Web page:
That piece of legislation earned unanimous support in the Assembly in June, with the state Senate passing it 64-1 that same week — it has yet to be signed into law by Gov. Cuomo.

“Being a history buff, I learned about Galveston. They had a hurricane in 1900, when 8,000 to 12,000 people died,” he said. “They built a seawall and when a similar storm struck 15 years later, just 53 people died.

“We still have problems from Sandy. Homes haven’t been built. Subway tunnels are still problematic,” he added. “A seawall could help not only save lives but billions of dollars.”

If re-elected, Barnwell pledged to not only continue his advocacy for his AMI and senior property tax bills, he also said he plans to combat the use of major capital improvements by landlords to raise rents.

When the owner of a multifamily building seeks to install new infrastructure within a rent-stabilized structure, he or she can apply for an MCI increase, which permanently hikes the cost of monthly rent by up to 6 percent in order to pay for the work.

Barnwell said landlords often use the program to unfairly raise rents, leaving residents unable to afford their rent.

“A lot of our complaints are housing related,” he said. “We want to get rid of MCIs and implement a new system.”

That new system has yet to be finalized, but it would involve “heavy fines” on landlords who still try to pass costs onto their tenants.

Barnwell added that the future bill he plans to introduce may include tax breaks to help owners of smaller buildings pay for improvements.

The assemblyman often declines to speak on the record about other lawmakers or candidates for office.

But last Friday, he saved some of his sharpest remarks for Sklarz — a transgender activist and longtime member of various Democratic clubs citywide — whom he skewered as someone who simply “plays politics” instead of offering real solutions.

In an interview with the Chronicle two weeks ago, Sklarz criticized Barnwell’s 2017 vote against the New York State Liberty Act, which would have banned the detention of undocumented immigrants unless there is a warrant from a judge and more.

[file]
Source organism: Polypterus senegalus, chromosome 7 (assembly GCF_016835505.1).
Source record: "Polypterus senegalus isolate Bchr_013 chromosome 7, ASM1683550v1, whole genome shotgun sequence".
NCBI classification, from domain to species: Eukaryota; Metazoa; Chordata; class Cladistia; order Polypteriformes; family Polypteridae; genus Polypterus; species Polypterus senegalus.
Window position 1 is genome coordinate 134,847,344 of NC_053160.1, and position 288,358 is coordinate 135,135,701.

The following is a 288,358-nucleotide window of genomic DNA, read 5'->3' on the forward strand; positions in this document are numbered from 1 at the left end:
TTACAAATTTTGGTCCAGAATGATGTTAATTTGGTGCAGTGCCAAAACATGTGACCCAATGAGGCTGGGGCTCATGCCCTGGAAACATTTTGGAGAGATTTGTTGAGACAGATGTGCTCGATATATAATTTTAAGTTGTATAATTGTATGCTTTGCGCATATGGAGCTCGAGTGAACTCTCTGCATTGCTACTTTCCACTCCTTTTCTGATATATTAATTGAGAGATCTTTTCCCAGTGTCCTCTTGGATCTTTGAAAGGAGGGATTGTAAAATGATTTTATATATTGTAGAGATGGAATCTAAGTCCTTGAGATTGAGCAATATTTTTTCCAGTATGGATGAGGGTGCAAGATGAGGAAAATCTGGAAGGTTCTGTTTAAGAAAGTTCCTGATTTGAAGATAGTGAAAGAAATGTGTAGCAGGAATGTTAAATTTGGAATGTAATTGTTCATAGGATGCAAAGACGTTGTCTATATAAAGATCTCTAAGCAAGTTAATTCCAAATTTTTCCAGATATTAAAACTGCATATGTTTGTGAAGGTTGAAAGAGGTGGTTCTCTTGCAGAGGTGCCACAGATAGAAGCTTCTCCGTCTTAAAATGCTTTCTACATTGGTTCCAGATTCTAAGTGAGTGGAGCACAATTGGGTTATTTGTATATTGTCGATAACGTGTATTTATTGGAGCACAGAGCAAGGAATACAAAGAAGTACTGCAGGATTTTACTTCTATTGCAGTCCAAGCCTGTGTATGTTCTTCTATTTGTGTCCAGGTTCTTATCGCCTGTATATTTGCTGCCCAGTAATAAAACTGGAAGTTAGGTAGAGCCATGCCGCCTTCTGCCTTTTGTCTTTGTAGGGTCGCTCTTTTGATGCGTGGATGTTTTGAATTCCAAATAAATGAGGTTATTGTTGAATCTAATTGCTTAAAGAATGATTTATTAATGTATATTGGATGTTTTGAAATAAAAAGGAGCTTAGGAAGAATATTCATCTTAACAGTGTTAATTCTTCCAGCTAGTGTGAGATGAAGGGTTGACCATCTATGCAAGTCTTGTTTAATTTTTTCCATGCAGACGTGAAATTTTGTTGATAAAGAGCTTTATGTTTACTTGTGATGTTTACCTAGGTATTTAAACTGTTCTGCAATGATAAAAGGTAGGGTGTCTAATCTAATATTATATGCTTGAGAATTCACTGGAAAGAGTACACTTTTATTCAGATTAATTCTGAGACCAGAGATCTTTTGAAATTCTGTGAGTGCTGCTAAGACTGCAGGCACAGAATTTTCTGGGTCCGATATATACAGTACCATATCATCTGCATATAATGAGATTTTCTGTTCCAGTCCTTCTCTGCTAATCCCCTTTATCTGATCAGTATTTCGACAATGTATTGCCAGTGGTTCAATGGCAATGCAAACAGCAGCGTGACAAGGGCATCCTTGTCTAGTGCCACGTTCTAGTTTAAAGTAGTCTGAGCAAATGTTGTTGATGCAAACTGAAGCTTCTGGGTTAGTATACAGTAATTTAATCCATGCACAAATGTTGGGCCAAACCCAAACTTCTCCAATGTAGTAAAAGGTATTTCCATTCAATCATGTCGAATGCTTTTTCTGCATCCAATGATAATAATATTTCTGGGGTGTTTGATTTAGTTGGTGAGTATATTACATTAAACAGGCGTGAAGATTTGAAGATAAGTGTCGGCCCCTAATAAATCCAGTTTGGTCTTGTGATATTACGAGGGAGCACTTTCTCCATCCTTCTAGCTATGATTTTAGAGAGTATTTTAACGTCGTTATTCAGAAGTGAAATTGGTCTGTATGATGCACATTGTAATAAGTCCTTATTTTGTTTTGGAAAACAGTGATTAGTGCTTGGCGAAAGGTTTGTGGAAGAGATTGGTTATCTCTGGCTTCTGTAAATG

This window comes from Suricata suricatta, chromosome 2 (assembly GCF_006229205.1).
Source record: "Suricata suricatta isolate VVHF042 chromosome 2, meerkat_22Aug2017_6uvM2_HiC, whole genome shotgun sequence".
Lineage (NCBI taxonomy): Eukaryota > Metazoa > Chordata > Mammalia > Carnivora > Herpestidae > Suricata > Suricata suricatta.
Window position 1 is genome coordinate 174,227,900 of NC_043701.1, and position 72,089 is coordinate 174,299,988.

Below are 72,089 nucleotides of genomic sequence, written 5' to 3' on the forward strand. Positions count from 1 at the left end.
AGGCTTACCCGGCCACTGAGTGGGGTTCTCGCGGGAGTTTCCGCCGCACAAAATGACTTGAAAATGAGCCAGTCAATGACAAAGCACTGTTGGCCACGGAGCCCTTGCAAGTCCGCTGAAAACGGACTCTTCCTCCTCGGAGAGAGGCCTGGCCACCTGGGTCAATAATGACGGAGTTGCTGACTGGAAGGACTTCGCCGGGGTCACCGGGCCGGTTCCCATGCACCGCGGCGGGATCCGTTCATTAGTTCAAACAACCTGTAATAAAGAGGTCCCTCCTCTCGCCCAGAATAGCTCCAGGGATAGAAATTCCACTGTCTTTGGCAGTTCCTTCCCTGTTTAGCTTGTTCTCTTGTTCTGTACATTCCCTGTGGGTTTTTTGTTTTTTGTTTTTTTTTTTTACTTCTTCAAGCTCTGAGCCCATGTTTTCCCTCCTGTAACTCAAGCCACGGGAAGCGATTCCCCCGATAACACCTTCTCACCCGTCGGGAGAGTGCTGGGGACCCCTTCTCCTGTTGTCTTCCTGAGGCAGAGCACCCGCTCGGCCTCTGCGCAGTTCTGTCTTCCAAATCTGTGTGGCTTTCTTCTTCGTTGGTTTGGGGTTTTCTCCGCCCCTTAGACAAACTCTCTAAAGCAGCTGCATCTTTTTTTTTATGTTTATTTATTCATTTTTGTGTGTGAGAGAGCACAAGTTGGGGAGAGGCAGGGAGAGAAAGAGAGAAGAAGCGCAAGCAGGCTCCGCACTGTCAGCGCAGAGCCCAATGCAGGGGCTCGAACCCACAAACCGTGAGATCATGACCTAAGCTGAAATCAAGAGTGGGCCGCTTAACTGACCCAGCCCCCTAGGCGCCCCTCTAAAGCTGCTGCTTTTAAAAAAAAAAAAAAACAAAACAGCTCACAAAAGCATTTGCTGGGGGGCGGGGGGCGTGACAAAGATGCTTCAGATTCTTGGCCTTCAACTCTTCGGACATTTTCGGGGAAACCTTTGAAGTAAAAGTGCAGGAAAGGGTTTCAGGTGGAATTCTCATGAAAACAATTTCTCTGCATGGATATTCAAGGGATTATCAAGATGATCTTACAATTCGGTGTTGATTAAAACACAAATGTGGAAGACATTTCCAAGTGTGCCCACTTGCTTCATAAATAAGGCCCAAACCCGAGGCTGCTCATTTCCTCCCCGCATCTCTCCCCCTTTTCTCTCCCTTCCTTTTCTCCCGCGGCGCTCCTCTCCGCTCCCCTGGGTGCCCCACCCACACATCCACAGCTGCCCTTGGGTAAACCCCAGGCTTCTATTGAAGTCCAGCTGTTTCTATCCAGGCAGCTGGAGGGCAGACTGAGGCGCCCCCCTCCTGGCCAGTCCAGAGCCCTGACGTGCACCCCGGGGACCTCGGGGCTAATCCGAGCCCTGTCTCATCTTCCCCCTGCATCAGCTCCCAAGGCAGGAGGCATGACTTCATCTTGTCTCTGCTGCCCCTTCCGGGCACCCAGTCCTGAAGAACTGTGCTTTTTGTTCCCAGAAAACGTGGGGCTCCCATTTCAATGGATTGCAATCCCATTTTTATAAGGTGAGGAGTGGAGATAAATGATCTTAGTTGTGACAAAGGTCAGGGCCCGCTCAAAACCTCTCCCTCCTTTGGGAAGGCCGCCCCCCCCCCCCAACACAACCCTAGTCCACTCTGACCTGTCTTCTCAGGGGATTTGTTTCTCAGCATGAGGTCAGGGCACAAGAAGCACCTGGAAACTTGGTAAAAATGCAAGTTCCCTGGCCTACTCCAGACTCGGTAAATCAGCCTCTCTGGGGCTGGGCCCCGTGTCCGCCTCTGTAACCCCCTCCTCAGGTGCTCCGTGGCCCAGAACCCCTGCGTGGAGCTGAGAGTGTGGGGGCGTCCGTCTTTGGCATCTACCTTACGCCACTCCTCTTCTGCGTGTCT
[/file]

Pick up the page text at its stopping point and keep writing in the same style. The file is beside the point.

Firing back, Barnwell said he has a great legislative record when it comes to immigrants, as he has co-sponsored the DREAM Act, among other similar bills.

But a provision in the Liberty Act, he believes, would have prevented law enforcement from detaining an illegal immigrant who had been previously convicted of a class A or otherwise violent felony and deported, only to return to the state, for more than two days.

“This bill didn’t get voted on in 2018. Why? Because it was such a bad bill,” he said of the legislation, which passed the Assembly in 2017 but failed in the state Senate. “This is why it’s so key to read every portion of the bill. One sentence on page 23 can change everything.”

Responding to Sklarz’s comment about Barnwell’s “lack of support for immigrants” being “personally frightening,” the assemblyman said she’s telling “flat-out lies” and is “basically calling the voters stupid.”

“You are now saying about another human being that, ‘This person is a horrible person. He hates you.’ That’s horrible,” Barnwell said. “I have policies and I don’t see policies from her. It’s, ‘This guy hates immigrants, this guy hates women.’”

“She should know better, but she plays games. She plays politics,” he added. “So it’s disturbing. It’s not fair.”